Fighting Traffic Gridlock

Can the use of self-driving electric robotaxis in a city like Munich with over one million inhabitants prevent imminent gridlock? An interview with Fares Agua, author of a study on this topic.

You are the author of the current study with the long name “Simulating an Urban Mobility Solution Based on Self-Driving E-Robotaxis in Munich” [Simulation einer urbanen Mobilitätslösung basierend auf autonom fahrenden E-Robotaxen in München]. What was the goal of this study?

Munich is a city with over one million inhabitants, making it the most densely populated and the fastest growing city in Germany. It is already well-known for its daily traffic jams, loud traffic noise and exhaust emissions, all of which make new ideas urgently necessary.

Together with the Chair of Vehicle Technology at the University of Technology of Munich, Matthias Kempf, a partner at Berylls Strategy Advisors, I have therefore worked out three practical scenarios for operating an electric robotaxi fleet that will cover the entire city center (which is currently traveled by car) as a mobility service. With this outstanding vision, we wanted to find out whether individual mobility in Munich could be made more efficient, greener, more convenient and less expensive.

What were the results?

It works. In scenario II of our study, we found that 18,000 e-robotaxis have the potential to replace 200,000 private cars in and around the Munich area. The good thing is that, in addition to city center traffic, the service also reduces roughly 20 percent of the commuter traffic whose origin or destination is outside the city limits. While today's privately owned cars are used less than five percent of the time, the time that e-robotaxis spend on the road is more than 50 percent. According to our calculations, an e-robotaxi fleet would make 593,000 trips with an average distance of 5.7 kilometers. As a result, the system is very customer-friendly with very short waiting times – less than three minutes. Even during morning commuter traffic, less than five percent of commuter customers had to wait for 18 minutes. E-robotaxis have little impact on average daily traffic because we were able to keep the number of empty runs low.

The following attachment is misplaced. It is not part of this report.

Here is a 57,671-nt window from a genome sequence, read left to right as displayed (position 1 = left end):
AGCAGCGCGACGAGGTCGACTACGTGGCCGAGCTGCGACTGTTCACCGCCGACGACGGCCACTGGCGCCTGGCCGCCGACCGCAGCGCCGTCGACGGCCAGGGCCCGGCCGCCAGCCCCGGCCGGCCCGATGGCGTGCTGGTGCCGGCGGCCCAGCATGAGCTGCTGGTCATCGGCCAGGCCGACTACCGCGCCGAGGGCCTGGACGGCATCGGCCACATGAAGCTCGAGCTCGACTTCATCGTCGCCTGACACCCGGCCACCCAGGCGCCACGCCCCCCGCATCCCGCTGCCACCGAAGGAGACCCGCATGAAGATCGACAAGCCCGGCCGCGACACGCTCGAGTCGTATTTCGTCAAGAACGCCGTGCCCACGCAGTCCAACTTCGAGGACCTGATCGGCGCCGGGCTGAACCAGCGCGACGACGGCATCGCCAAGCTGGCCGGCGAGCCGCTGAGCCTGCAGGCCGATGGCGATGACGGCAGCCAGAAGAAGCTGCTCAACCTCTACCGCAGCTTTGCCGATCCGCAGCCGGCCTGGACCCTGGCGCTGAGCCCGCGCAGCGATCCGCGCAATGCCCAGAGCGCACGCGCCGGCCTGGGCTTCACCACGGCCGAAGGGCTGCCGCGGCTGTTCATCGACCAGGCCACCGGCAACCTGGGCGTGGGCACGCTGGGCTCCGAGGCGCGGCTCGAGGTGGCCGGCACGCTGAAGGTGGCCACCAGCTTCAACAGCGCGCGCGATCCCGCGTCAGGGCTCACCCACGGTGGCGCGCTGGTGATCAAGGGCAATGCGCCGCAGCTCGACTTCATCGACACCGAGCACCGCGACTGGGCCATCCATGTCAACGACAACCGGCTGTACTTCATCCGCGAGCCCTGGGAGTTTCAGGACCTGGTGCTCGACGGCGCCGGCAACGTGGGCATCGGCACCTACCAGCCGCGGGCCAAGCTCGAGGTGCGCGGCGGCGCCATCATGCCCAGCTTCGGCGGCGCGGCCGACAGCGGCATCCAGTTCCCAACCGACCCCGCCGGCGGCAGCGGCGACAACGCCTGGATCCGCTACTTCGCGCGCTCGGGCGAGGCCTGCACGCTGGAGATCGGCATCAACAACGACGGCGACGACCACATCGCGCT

What can customers expect to pay for such service?

The entire process is very inexpensive. In our cost model, which takes into account the most diverse factors, we have estimated a price of 16 cents per customer kilometer. That is comparable to the price for using public transit and is considerably lower than driving one's own car. Based on this, a monthly mobility flat rate of EUR 99 can be offered to e-robotaxi users in Munich.

How are the e-robotaxis distributed throughout the city?

Our scenario follows the customer-friendly free-floating approach, which means there are generally no pre-determined stations from which travelers are picked up. If possible, the robotaxis remain at the destination of the most recent customer until they receive the next call or roll up to a charging station. This strategy is an important component in minimizing the number of empty runs.

Nevertheless, scenario II contains five so-called mobility hubs along the edges of the service area, similar to today's park & ride facilities. Why?

Commuters who stream into Munich mostly in the morning and then back to the suburbs in the evening are an important customer segment that is responsible for a majority of the average daily traffic at peak times. At the same time, commuters represent an enormous challenge for robotaxis due to this asymmetrical behavior because they require that the fleet is redistributed. We wanted to explore the handling of commuters at mobility hubs and found that e-robotaxis can redistribute themselves strategically well across the five hubs and do not have to be shifted by making additional empty runs. Perfect!

In your study, you looked at the use of a shared mobility solution for the 1.5 million inhabitants of Munich. How transferrable are your findings to megacities like Tokyo, New York or Shanghai?

We are convinced that even in cities with considerably larger areas to cover and higher demand than Munich, the use of e-robotaxis will work without restriction. Even the technological distance limit of 150 kilometers should not be an obstacle because it depends mainly on the average speeds driven.

Interested in learning more about the study?

Contact Matthias Kempf (matthias.kempf@berylls.com) (Partner) or Fares Agua (fares.agua@berylls.com) from Berylls Strategy Advisors.

About the study’s author Fares Agua

Studied mechanical engineering and business administration at the University of Technology of Munich and at the Center for Digital Technology and Management. During a seven-month sabbatical in Singapore, Fares worked on the simulation of electric taxis. Since 2017, he has worked as a consultant with Berylls Strategy Advisors, specializing in new mobility.

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